- Government estimates 8.4 percent gain to 93.8 million tons
- Rebound in production may help government avert imports
Wheat production in India, the world’s second-largest grower, will climb 8.4 percent this year after unseasonal rain shrunk the crop a year earlier to the smallest in five years.
The crop will rebound to 93.8 million metric tons in 2015-16 from 86.5 million tons a year earlier, which was the smallest harvest since 2009-10, the Agriculture Ministry said in its second advance estimate of production on Monday. That’s more than the 84.5 million tons median forecast in a Bloomberg survey published last week.
A bigger harvest will ease pressure on Prime Minister Narendra Modi to augment supplies through imports after the first back-to-back shortfall in monsoon rainfall cut production of rice to corn and soybeans. India is forecast to buy record quantities of palm and soybean oils to meet a domestic shortfall and it’s also buying corn overseas to meet demand from feed and starch makers.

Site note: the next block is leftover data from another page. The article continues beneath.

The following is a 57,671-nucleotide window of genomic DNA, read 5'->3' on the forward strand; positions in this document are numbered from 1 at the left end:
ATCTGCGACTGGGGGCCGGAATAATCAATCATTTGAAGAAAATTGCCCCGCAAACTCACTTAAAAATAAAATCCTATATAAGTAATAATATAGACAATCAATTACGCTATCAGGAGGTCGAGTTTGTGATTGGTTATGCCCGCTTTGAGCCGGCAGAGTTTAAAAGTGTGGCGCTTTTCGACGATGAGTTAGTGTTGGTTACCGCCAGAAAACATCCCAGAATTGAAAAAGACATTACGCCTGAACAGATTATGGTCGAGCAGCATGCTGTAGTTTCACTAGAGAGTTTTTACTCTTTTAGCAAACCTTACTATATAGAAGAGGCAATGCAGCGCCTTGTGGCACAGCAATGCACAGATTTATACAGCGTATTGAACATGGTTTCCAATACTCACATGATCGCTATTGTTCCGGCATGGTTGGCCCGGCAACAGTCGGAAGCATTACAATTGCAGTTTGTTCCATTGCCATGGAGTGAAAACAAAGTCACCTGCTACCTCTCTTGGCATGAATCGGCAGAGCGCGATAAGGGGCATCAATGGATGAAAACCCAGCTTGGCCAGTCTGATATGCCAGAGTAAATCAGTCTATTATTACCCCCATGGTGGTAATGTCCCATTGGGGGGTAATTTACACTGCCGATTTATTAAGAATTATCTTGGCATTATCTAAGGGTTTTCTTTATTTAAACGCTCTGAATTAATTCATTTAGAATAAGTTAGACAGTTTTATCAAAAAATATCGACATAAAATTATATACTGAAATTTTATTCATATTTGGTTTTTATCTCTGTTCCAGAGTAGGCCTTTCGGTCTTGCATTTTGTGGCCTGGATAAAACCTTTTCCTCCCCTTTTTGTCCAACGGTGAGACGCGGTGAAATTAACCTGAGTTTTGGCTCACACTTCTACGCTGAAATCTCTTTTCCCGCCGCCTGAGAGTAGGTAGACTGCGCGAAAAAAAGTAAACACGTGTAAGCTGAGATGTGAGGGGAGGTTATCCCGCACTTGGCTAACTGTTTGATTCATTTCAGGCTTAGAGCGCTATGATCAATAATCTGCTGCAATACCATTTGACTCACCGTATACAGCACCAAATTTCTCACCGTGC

“If the government estimate turns out to be accurate, then there is no need for any imports,” said Pramod Kumar, executive director of Bengaluru-based Sunil Agro Foods Ltd., which sells flour to Nestle India Ltd. and Britannia Industries Ltd. Production may not be more than 82 million tons to 85 million tons because of a decline in area under the crop and hot weather during the planting, he said.
Rice production may drop to 103.6 million tons in 2015-16 from 105.5 million tons a year earlier, while the corn harvest will drop 13 percent to 21 million tons and soybean production is seen declining 12 percent to 9.1 million tons, the ministry said. The cotton harvest will fall 12 percent to 30.7 million bales of 170 kilograms each, it said.